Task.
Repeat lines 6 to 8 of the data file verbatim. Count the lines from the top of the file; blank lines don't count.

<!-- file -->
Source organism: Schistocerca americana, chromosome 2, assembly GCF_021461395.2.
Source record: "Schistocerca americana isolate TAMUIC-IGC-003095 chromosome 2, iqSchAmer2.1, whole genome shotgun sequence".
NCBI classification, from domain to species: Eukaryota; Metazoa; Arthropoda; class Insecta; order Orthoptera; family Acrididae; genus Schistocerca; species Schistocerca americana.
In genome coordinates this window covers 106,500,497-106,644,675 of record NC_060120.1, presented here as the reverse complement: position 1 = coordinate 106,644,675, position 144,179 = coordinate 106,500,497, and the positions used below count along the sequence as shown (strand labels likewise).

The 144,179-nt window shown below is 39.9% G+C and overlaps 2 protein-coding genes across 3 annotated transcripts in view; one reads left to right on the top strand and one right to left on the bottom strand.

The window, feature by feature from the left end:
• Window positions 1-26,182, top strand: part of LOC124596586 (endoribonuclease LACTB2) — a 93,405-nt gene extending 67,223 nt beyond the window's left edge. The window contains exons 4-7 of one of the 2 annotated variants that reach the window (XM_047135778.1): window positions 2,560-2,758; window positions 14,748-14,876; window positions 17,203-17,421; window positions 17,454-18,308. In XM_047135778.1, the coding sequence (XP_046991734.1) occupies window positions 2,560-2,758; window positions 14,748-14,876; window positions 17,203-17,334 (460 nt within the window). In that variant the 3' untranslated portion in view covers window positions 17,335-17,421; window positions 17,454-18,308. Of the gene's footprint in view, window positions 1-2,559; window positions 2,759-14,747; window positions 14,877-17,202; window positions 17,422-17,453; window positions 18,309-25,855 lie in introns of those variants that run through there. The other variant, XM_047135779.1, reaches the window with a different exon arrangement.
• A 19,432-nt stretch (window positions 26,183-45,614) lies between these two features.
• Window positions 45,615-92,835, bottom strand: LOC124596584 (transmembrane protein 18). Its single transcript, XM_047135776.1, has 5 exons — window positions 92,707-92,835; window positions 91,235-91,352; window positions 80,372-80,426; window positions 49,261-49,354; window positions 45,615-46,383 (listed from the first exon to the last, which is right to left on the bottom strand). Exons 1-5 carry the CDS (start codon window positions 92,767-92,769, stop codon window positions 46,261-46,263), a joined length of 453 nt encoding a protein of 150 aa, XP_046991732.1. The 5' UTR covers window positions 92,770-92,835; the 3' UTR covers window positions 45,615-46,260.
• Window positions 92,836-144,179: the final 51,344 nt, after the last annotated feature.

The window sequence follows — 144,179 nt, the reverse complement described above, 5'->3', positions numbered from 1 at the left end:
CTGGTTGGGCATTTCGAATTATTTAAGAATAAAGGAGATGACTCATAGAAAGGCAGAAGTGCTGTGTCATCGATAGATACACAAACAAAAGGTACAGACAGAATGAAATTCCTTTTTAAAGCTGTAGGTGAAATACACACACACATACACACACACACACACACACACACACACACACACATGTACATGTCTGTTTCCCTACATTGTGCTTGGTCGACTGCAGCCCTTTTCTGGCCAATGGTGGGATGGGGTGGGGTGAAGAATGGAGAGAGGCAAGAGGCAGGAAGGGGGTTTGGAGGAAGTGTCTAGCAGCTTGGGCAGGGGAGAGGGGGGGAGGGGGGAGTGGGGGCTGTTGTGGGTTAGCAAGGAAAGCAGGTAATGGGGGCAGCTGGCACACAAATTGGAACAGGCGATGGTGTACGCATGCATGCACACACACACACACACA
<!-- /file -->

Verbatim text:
The window, feature by feature from the left end:
• Window positions 1-26,182, top strand: part of LOC124596586 (endoribonuclease LACTB2) — a 93,405-nt gene extending 67,223 nt beyond the window's left edge. The window contains exons 4-7 of one of the 2 annotated variants that reach the window (XM_047135778.1): window positions 2,560-2,758; window positions 14,748-14,876; window positions 17,203-17,421; window positions 17,454-18,308. In XM_047135778.1, the coding sequence (XP_046991734.1) occupies window positions 2,560-2,758; window positions 14,748-14,876; window positions 17,203-17,334 (460 nt within the window). In that variant the 3' untranslated portion in view covers window positions 17,335-17,421; window positions 17,454-18,308. Of the gene's footprint in view, window positions 1-2,559; window positions 2,759-14,747; window positions 14,877-17,202; window positions 17,422-17,453; window positions 18,309-25,855 lie in introns of those variants that run through there. The other variant, XM_047135779.1, reaches the window with a different exon arrangement.
• A 19,432-nt stretch (window positions 26,183-45,614) lies between these two features.